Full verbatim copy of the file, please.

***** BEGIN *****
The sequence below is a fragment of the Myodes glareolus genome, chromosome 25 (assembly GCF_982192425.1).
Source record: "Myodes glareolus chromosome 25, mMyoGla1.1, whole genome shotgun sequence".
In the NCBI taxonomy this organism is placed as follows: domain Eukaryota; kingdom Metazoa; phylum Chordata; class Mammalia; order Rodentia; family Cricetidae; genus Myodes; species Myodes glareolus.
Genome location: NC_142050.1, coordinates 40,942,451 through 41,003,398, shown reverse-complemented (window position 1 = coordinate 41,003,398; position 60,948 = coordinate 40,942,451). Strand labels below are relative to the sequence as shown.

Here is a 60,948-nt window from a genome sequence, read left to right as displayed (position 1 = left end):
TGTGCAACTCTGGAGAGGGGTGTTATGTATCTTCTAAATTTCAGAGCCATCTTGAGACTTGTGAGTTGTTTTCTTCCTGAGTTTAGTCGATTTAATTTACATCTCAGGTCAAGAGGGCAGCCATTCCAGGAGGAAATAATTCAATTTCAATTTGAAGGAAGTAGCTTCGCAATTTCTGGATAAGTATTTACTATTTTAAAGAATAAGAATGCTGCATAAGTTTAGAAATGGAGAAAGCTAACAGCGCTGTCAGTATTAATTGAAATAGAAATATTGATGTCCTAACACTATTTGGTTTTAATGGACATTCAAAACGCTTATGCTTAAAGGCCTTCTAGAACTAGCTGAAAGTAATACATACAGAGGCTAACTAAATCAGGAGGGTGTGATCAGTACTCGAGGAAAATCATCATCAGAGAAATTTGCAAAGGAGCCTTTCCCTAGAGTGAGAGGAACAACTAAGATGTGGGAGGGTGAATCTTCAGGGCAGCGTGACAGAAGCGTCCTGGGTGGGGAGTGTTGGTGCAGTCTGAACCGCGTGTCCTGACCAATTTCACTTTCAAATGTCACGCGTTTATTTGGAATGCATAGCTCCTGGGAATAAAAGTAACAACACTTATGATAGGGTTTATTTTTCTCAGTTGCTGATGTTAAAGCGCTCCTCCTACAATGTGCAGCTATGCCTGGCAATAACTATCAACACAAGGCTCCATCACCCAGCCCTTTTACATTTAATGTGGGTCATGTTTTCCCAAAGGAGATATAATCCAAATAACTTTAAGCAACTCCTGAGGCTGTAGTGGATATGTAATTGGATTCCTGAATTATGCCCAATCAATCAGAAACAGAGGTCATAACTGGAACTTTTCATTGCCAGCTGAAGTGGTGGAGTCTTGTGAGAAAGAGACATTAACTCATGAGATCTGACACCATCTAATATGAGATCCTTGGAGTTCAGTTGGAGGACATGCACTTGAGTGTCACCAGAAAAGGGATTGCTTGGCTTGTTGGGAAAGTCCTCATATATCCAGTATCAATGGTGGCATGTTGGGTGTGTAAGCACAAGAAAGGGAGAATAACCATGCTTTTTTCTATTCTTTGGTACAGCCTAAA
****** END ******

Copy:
The sequence below is a fragment of the Myodes glareolus genome, chromosome 25 (assembly GCF_982192425.1).
Source record: "Myodes glareolus chromosome 25, mMyoGla1.1, whole genome shotgun sequence".
In the NCBI taxonomy this organism is placed as follows: domain Eukaryota; kingdom Metazoa; phylum Chordata; class Mammalia; order Rodentia; family Cricetidae; genus Myodes; species Myodes glareolus.
Genome location: NC_142050.1, coordinates 40,942,451 through 41,003,398, shown reverse-complemented (window position 1 = coordinate 41,003,398; position 60,948 = coordinate 40,942,451). Strand labels below are relative to the sequence as shown.

Here is a 60,948-nt window from a genome sequence, read left to right as displayed (position 1 = left end):
TGTGCAACTCTGGAGAGGGGTGTTATGTATCTTCTAAATTTCAGAGCCATCTTGAGACTTGTGAGTTGTTTTCTTCCTGAGTTTAGTCGATTTAATTTACATCTCAGGTCAAGAGGGCAGCCATTCCAGGAGGAAATAATTCAATTTCAATTTGAAGGAAGTAGCTTCGCAATTTCTGGATAAGTATTTACTATTTTAAAGAATAAGAATGCTGCATAAGTTTAGAAATGGAGAAAGCTAACAGCGCTGTCAGTATTAATTGAAATAGAAATATTGATGTCCTAACACTATTTGGTTTTAATGGACATTCAAAACGCTTATGCTTAAAGGCCTTCTAGAACTAGCTGAAAGTAATACATACAGAGGCTAACTAAATCAGGAGGGTGTGATCAGTACTCGAGGAAAATCATCATCAGAGAAATTTGCAAAGGAGCCTTTCCCTAGAGTGAGAGGAACAACTAAGATGTGGGAGGGTGAATCTTCAGGGCAGCGTGACAGAAGCGTCCTGGGTGGGGAGTGTTGGTGCAGTCTGAACCGCGTGTCCTGACCAATTTCACTTTCAAATGTCACGCGTTTATTTGGAATGCATAGCTCCTGGGAATAAAAGTAACAACACTTATGATAGGGTTTATTTTTCTCAGTTGCTGATGTTAAAGCGCTCCTCCTACAATGTGCAGCTATGCCTGGCAATAACTATCAACACAAGGCTCCATCACCCAGCCCTTTTACATTTAATGTGGGTCATGTTTTCCCAAAGGAGATATAATCCAAATAACTTTAAGCAACTCCTGAGGCTGTAGTGGATATGTAATTGGATTCCTGAATTATGCCCAATCAATCAGAAACAGAGGTCATAACTGGAACTTTTCATTGCCAGCTGAAGTGGTGGAGTCTTGTGAGAAAGAGACATTAACTCATGAGATCTGACACCATCTAATATGAGATCCTTGGAGTTCAGTTGGAGGACATGCACTTGAGTGTCACCAGAAAAGGGATTGCTTGGCTTGTTGGGAAAGTCCTCATATATCCAGTATCAATGGTGGCATGTTGGGTGTGTAAGCACAAGAAAGGGAGAATAACCATGCTTTTTTCTATTCTTTGGTACAGCCTAAA